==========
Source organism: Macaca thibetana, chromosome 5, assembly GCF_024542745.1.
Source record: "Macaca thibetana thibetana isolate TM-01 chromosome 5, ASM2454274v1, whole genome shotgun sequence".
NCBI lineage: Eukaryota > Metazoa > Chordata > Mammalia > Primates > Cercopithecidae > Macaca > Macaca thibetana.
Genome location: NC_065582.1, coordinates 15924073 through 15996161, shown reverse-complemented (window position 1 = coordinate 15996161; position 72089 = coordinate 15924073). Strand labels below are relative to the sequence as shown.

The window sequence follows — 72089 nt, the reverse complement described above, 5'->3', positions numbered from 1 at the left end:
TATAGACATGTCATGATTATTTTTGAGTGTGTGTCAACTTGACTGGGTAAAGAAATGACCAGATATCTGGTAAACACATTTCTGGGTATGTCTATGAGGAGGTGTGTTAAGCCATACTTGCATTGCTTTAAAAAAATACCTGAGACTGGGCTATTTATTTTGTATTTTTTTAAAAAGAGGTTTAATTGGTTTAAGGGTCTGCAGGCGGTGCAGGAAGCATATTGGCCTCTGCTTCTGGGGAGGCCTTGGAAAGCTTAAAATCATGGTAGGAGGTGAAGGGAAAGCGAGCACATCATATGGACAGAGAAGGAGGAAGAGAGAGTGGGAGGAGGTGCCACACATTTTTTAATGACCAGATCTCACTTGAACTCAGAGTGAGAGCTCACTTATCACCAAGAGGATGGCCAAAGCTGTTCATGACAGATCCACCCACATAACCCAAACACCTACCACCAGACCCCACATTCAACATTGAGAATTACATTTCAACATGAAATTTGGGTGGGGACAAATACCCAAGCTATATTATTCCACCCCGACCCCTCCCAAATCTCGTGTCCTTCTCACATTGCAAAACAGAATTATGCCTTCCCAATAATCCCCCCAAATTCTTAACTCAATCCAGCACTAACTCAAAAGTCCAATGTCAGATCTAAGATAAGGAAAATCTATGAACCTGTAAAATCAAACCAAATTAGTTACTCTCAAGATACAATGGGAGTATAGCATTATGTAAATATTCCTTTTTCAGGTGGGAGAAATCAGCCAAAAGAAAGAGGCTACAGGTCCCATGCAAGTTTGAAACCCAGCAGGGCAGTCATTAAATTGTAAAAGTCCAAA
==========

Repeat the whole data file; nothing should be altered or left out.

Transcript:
Source organism: Macaca thibetana, chromosome 5, assembly GCF_024542745.1.
Source record: "Macaca thibetana thibetana isolate TM-01 chromosome 5, ASM2454274v1, whole genome shotgun sequence".
NCBI lineage: Eukaryota > Metazoa > Chordata > Mammalia > Primates > Cercopithecidae > Macaca > Macaca thibetana.
Genome location: NC_065582.1, coordinates 15924073 through 15996161, shown reverse-complemented (window position 1 = coordinate 15996161; position 72089 = coordinate 15924073). Strand labels below are relative to the sequence as shown.

The window sequence follows — 72089 nt, the reverse complement described above, 5'->3', positions numbered from 1 at the left end:
TATAGACATGTCATGATTATTTTTGAGTGTGTGTCAACTTGACTGGGTAAAGAAATGACCAGATATCTGGTAAACACATTTCTGGGTATGTCTATGAGGAGGTGTGTTAAGCCATACTTGCATTGCTTTAAAAAAATACCTGAGACTGGGCTATTTATTTTGTATTTTTTTAAAAAGAGGTTTAATTGGTTTAAGGGTCTGCAGGCGGTGCAGGAAGCATATTGGCCTCTGCTTCTGGGGAGGCCTTGGAAAGCTTAAAATCATGGTAGGAGGTGAAGGGAAAGCGAGCACATCATATGGACAGAGAAGGAGGAAGAGAGAGTGGGAGGAGGTGCCACACATTTTTTAATGACCAGATCTCACTTGAACTCAGAGTGAGAGCTCACTTATCACCAAGAGGATGGCCAAAGCTGTTCATGACAGATCCACCCACATAACCCAAACACCTACCACCAGACCCCACATTCAACATTGAGAATTACATTTCAACATGAAATTTGGGTGGGGACAAATACCCAAGCTATATTATTCCACCCCGACCCCTCCCAAATCTCGTGTCCTTCTCACATTGCAAAACAGAATTATGCCTTCCCAATAATCCCCCCAAATTCTTAACTCAATCCAGCACTAACTCAAAAGTCCAATGTCAGATCTAAGATAAGGAAAATCTATGAACCTGTAAAATCAAACCAAATTAGTTACTCTCAAGATACAATGGGAGTATAGCATTATGTAAATATTCCTTTTTCAGGTGGGAGAAATCAGCCAAAAGAAAGAGGCTACAGGTCCCATGCAAGTTTGAAACCCAGCAGGGCAGTCATTAAATTGTAAAAGTCCAAA